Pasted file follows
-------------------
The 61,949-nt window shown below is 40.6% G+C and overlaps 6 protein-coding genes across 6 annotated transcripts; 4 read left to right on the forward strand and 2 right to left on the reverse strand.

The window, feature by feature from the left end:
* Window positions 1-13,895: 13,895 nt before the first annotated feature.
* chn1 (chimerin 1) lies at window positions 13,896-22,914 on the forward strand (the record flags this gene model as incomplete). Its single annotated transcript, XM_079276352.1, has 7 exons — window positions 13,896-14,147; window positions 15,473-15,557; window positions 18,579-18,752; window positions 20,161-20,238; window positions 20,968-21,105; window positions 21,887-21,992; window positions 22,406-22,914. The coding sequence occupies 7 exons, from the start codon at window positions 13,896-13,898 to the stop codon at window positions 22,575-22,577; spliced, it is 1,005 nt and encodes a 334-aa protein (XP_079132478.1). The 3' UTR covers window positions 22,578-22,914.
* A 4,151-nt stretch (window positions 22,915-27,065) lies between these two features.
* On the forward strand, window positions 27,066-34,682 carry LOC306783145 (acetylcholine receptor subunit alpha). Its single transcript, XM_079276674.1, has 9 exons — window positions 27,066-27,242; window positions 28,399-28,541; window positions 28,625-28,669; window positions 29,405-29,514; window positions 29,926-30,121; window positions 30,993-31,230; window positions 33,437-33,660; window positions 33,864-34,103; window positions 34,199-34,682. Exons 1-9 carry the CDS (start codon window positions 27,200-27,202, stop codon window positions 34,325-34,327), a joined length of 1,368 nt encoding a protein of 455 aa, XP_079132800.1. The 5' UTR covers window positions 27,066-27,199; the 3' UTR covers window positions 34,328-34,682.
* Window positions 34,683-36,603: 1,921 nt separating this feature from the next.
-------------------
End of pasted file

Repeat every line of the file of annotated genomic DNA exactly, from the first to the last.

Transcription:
The 61,949-nt window shown below is 40.6% G+C and overlaps 6 protein-coding genes across 6 annotated transcripts; 4 read left to right on the forward strand and 2 right to left on the reverse strand.

The window, feature by feature from the left end:
* Window positions 1-13,895: 13,895 nt before the first annotated feature.
* chn1 (chimerin 1) lies at window positions 13,896-22,914 on the forward strand (the record flags this gene model as incomplete). Its single annotated transcript, XM_079276352.1, has 7 exons — window positions 13,896-14,147; window positions 15,473-15,557; window positions 18,579-18,752; window positions 20,161-20,238; window positions 20,968-21,105; window positions 21,887-21,992; window positions 22,406-22,914. The coding sequence occupies 7 exons, from the start codon at window positions 13,896-13,898 to the stop codon at window positions 22,575-22,577; spliced, it is 1,005 nt and encodes a 334-aa protein (XP_079132478.1). The 3' UTR covers window positions 22,578-22,914.
* A 4,151-nt stretch (window positions 22,915-27,065) lies between these two features.
* On the forward strand, window positions 27,066-34,682 carry LOC306783145 (acetylcholine receptor subunit alpha). Its single transcript, XM_079276674.1, has 9 exons — window positions 27,066-27,242; window positions 28,399-28,541; window positions 28,625-28,669; window positions 29,405-29,514; window positions 29,926-30,121; window positions 30,993-31,230; window positions 33,437-33,660; window positions 33,864-34,103; window positions 34,199-34,682. Exons 1-9 carry the CDS (start codon window positions 27,200-27,202, stop codon window positions 34,325-34,327), a joined length of 1,368 nt encoding a protein of 455 aa, XP_079132800.1. The 5' UTR covers window positions 27,066-27,199; the 3' UTR covers window positions 34,328-34,682.
* Window positions 34,683-36,603: 1,921 nt separating this feature from the next.